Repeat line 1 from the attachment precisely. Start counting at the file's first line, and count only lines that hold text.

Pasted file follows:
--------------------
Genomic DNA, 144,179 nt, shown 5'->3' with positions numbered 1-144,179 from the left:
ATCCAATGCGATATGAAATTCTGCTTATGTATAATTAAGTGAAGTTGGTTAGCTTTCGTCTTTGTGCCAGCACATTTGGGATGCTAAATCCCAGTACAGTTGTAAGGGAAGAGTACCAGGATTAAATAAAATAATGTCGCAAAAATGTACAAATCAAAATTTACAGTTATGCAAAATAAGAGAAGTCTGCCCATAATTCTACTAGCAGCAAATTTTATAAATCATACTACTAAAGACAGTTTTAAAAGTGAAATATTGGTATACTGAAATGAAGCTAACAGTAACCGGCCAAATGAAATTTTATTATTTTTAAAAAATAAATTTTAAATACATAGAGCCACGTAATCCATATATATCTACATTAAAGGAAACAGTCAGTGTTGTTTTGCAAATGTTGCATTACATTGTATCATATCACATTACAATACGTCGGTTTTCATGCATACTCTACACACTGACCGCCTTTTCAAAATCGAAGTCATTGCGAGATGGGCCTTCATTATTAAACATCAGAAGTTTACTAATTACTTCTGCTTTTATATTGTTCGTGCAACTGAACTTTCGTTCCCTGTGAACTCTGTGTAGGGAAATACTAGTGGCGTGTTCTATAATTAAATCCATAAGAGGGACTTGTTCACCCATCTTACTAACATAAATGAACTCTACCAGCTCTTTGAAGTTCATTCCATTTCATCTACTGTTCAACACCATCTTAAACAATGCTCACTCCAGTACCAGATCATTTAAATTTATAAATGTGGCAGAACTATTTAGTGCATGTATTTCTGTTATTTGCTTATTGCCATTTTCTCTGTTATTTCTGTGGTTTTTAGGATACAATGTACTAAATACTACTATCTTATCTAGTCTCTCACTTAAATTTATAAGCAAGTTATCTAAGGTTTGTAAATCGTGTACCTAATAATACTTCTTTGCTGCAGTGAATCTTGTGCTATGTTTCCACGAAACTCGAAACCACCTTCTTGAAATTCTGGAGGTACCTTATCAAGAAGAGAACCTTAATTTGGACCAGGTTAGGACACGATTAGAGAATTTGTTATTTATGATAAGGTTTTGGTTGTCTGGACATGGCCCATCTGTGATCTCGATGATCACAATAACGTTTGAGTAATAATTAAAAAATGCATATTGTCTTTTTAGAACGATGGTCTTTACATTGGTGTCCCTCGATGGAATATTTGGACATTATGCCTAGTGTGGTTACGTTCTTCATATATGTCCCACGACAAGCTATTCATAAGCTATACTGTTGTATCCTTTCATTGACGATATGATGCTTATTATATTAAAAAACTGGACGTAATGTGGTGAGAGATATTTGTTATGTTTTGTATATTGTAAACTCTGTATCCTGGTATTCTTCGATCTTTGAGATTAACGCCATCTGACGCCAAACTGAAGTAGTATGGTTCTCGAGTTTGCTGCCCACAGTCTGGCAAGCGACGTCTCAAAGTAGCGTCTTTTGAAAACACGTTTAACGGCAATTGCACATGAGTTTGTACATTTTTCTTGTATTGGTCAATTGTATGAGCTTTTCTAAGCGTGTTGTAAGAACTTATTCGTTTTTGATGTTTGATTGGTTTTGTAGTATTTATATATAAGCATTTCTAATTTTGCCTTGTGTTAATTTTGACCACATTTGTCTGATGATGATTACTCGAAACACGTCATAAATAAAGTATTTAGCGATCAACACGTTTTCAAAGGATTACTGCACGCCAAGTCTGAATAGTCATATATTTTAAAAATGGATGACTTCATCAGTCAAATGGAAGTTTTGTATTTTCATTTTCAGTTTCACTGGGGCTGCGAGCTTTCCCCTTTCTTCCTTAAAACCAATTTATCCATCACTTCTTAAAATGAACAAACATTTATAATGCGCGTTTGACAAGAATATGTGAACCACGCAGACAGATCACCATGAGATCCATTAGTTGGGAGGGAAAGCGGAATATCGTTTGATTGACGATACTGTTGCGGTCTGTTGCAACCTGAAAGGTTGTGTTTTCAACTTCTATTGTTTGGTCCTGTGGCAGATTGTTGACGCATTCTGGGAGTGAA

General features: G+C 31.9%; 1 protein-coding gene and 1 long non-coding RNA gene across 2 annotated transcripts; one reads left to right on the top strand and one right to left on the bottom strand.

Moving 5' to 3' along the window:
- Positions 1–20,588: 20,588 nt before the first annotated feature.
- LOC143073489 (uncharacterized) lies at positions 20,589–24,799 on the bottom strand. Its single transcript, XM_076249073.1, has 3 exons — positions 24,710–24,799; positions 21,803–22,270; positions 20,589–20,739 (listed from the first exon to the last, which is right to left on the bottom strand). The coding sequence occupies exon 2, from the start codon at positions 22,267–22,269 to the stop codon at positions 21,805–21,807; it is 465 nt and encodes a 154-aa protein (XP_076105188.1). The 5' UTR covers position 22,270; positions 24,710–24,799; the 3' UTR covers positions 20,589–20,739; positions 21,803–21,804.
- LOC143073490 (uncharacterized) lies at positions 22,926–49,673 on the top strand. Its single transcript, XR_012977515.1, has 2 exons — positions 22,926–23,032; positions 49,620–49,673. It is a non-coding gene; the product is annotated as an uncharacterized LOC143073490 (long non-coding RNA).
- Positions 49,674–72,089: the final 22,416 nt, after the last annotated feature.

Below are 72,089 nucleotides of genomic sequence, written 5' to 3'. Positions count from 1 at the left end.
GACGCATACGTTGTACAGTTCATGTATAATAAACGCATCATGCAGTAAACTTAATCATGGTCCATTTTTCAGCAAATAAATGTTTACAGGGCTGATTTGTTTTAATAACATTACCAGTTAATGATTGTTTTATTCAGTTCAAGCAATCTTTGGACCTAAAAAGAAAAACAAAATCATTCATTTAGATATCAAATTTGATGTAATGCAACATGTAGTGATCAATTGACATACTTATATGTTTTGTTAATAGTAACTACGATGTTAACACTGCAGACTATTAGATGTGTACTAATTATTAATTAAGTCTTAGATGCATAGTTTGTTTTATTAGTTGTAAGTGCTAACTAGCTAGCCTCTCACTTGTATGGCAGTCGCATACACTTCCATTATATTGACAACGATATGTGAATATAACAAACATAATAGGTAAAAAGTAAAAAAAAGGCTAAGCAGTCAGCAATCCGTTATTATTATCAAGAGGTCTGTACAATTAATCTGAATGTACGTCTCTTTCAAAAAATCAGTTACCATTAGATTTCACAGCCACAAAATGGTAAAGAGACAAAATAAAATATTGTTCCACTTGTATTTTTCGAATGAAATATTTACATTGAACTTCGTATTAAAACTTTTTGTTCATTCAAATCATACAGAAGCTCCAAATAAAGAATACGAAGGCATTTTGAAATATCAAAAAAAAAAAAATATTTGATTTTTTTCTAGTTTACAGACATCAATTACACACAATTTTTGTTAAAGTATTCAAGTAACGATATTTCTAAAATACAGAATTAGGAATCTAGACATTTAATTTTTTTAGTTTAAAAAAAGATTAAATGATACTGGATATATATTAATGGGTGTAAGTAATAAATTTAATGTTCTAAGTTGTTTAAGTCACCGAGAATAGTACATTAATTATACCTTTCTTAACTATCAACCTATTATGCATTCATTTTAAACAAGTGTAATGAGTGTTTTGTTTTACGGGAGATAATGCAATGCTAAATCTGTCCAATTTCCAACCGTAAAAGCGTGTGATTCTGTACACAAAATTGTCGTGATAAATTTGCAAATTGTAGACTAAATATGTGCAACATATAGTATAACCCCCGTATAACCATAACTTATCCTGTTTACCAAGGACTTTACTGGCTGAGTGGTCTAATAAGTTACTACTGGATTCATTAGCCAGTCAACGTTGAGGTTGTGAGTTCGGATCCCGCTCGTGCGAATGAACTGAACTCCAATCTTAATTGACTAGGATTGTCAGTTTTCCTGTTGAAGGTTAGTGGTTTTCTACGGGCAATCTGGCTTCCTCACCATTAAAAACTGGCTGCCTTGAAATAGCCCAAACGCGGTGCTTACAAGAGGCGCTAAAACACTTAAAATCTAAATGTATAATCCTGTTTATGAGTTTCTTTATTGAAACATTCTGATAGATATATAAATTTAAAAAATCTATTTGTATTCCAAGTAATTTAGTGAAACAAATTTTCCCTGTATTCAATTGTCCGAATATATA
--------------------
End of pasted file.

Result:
Genomic DNA, 144,179 nt, shown 5'->3' with positions numbered 1-144,179 from the left: